Poems

There is nothing but beauty – and beauty has only one perfect expression, Poetry. All the rest is a lie. ~ Stephane Mallarmé

Each week our parish Newsletter features a poem related to the liturgical season, or seasonal or topical concerns. These poems are featured on this page.

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Holly

It rained when it should have snowed.
When we went to gather holly

the ditches were swimming, we were wet
to the knees, our hands were all jags

and water ran up our sleeves.
There should have been berries

but the sprigs we brought into the house
gleamed like smashed bottle-glass.

Now here I am, in a room that is decked
with the red-berried, waxy-leafed stuff,

and I almost forget what it’s like
to be wet to the skin or longing for snow.

I reach for a book like a doubter
and want it to flare round my hand,

a black-letter bush, a glittering shield-wall
cutting as holly and ice.

~ Seamus Heaney (1939-2013)

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A Poem of Thanks

Wendell Berry

I have been spared another day
to come into this night
as though there is a mercy in things
mindful of me. Love, cast all
thought aside. I cast aside
all thought. Our bodies enter
their brief precedence,
surrounded by their sleep.
Through you I rise, and you
through me, into the joy
we make, but may not keep.

~~~~~~~~~~~~~~~~~~~~

Friendship

But oh! the blessing it is to have a friend
to whom one can speak fearlessly on any subject;
with whom one’s deepest
as well as one’s most foolish thoughts
come out simply and safely.
Oh, the comfort, the inexpressible comfort
of feeling safe with a person;
having neither to weigh thoughts nor measure words,
but to pour them all out,
just as they are,
chaff and grain together,
knowing that a faithful hand will take and sift them,
keep what is worth keeping,
and then, with a breath of kindness,
blow the rest away.

from ‘A Life for a Life’, Dinah Maria Mulock Craik (1826-1887)

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For Youth Sunday:

A Little Tooth
Thomas Lux

Your baby grows a tooth, then two,
and four, and five, then she wants some meat
directly from the bone. It’s all

over: she’ll learn some words, she’ll fall
in love with cretins, dolts, a sweet
talker on his way to jail. And you,

your wife, get old, flyblown, and rue
nothing. You did, you loved, your feet
are sore. It’s dusk. Your daughter’s tall.

~~~~~~~~~~~~~~~~~~~~~~~~~~

Refugees

Brian Bilston

 They have no need of our help
So do not tell me
These haggard faces could belong to you or me
Should life have dealt a different hand
We need to see them for who they really are
Chancers and scroungers
Layabouts and loungers
With bombs up their sleeves
Cut-throats and thieves
They are not
Welcome here
We should make them
Go back to where they came from
They cannot
Share our food
Share our homes
Share our countries
Instead let us
Build a wall to keep them out
It is not okay to say
These are people just like us
A place should only belong to those who are born there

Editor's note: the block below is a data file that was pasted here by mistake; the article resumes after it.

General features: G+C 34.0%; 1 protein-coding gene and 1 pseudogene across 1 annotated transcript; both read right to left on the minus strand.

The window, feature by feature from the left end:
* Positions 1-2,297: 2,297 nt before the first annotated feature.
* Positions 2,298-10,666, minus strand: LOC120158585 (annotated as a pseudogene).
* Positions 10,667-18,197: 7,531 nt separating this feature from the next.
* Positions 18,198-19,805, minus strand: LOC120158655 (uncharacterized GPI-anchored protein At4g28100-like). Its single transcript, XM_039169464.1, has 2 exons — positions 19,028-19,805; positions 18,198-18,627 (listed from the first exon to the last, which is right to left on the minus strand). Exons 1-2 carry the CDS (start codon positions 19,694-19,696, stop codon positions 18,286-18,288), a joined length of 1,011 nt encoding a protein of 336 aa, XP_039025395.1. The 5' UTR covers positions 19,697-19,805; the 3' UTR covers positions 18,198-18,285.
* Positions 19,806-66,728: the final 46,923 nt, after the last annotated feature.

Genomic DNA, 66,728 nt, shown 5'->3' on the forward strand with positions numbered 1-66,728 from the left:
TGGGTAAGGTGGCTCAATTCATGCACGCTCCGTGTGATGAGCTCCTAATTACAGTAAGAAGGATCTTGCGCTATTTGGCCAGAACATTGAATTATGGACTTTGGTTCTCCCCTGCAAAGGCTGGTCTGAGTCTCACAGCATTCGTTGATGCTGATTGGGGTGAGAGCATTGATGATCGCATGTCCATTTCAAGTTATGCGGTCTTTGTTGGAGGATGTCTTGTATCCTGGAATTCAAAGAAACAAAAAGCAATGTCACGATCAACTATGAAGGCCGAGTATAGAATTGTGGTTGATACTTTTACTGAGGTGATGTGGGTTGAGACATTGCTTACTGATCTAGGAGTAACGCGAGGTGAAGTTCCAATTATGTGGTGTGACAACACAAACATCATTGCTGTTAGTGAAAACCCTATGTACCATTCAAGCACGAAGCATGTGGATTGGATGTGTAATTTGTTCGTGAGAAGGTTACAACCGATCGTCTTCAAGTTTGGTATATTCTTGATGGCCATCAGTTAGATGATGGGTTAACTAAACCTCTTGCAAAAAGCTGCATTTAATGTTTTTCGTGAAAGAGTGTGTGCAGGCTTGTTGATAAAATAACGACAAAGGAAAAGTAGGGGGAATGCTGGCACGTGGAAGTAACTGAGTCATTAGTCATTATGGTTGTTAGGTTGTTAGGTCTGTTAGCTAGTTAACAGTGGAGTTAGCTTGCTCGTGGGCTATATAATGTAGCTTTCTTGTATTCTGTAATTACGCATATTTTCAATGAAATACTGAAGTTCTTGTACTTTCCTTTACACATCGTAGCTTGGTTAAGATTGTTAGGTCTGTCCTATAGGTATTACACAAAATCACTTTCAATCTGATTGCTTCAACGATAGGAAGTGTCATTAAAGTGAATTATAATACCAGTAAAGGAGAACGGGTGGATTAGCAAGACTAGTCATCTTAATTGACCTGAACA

Do not be so stupid to think that
The world can be looked at another way

(now read the above from bottom to top)

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A Soldier’s Grave

Francis Ledwidge (1887-1917)

Then in the lull of midnight, gentle arms
Lifted him slowly down the slopes of death
Lest he should hear again the mad alarms
Of battle, dying moans, and painful breath.

And where the earth was soft for flowers we made
A grave for him that he might better rest.
So, Spring shall come and leave it sweet arrayed,
And there the lark shall turn her dewy nest.

The Irish poet Francis Ledwidge, the son of a poor labourer and the eighth of nine children, left school at the age of 14 and worked in various manual labour jobs while honing his poetic talents. A Nationalist, he initially opposed the call to join the British Army but did so in October 1914 on the basis that it was unreasonable to expect others to fight for the freedoms he would enjoy. He survived harsh service in Gallipoli and Serbia, but was killed at the age of 29 while serving in Flanders during the Third Battle of Ypres. He was buried in Passchendaele. This poem was read at the Paschendale Memorial Service in July this year.

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Peace
C K Williams (1936-2015)

  We fight for hours, through dinner, through the endless evening, who
even knows now what about,
what could be so dire to have to suffer so for, stuck in one another’s craws
like fishbones,
the cadavers of our argument dissected, flayed, but we go on with it, to
bed, and through the night,
feigning sleep, dreaming sleep, hardly sleeping, so precisely never touch-
ing, back to back,
the blanket bridged across us for the wintry air to tunnel down, to keep
us lifting, turning,
through the angry dark that holds us in its cup of pain, the aching dark,
the weary dark,
then, toward dawn, I can’t help it, though justice won’t I know be served,
I pull her to me,
and with such accurate, graceful deftness she rolls to me that we arrive
embracing our entire lengths.

~~~~~~~~~~~~~~~~~~~~~~~~~~~~~~~~~~~~~~~~~~~~~~

Elegy

Linda Pastan

Our final dogwood leans
over the forest floor